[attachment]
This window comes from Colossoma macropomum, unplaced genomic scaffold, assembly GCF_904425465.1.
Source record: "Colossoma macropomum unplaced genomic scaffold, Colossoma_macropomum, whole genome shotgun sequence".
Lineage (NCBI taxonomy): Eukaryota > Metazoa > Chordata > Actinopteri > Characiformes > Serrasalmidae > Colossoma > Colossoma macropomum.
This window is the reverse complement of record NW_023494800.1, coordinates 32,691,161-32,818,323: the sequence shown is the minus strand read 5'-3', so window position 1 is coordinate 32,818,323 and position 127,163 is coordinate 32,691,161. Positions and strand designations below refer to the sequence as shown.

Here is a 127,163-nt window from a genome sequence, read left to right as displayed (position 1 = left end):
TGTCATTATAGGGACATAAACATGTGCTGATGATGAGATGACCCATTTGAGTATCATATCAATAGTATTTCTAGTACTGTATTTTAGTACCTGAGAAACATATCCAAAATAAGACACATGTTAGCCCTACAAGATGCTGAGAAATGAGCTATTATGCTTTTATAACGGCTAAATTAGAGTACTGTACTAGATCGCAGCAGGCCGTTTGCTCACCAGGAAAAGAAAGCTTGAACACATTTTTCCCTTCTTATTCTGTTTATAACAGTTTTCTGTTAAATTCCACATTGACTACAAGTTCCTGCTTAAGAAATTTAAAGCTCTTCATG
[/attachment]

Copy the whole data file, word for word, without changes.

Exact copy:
This window comes from Colossoma macropomum, unplaced genomic scaffold, assembly GCF_904425465.1.
Source record: "Colossoma macropomum unplaced genomic scaffold, Colossoma_macropomum, whole genome shotgun sequence".
Lineage (NCBI taxonomy): Eukaryota > Metazoa > Chordata > Actinopteri > Characiformes > Serrasalmidae > Colossoma > Colossoma macropomum.
This window is the reverse complement of record NW_023494800.1, coordinates 32,691,161-32,818,323: the sequence shown is the minus strand read 5'-3', so window position 1 is coordinate 32,818,323 and position 127,163 is coordinate 32,691,161. Positions and strand designations below refer to the sequence as shown.

Here is a 127,163-nt window from a genome sequence, read left to right as displayed (position 1 = left end):
TGTCATTATAGGGACATAAACATGTGCTGATGATGAGATGACCCATTTGAGTATCATATCAATAGTATTTCTAGTACTGTATTTTAGTACCTGAGAAACATATCCAAAATAAGACACATGTTAGCCCTACAAGATGCTGAGAAATGAGCTATTATGCTTTTATAACGGCTAAATTAGAGTACTGTACTAGATCGCAGCAGGCCGTTTGCTCACCAGGAAAAGAAAGCTTGAACACATTTTTCCCTTCTTATTCTGTTTATAACAGTTTTCTGTTAAATTCCACATTGACTACAAGTTCCTGCTTAAGAAATTTAAAGCTCTTCATG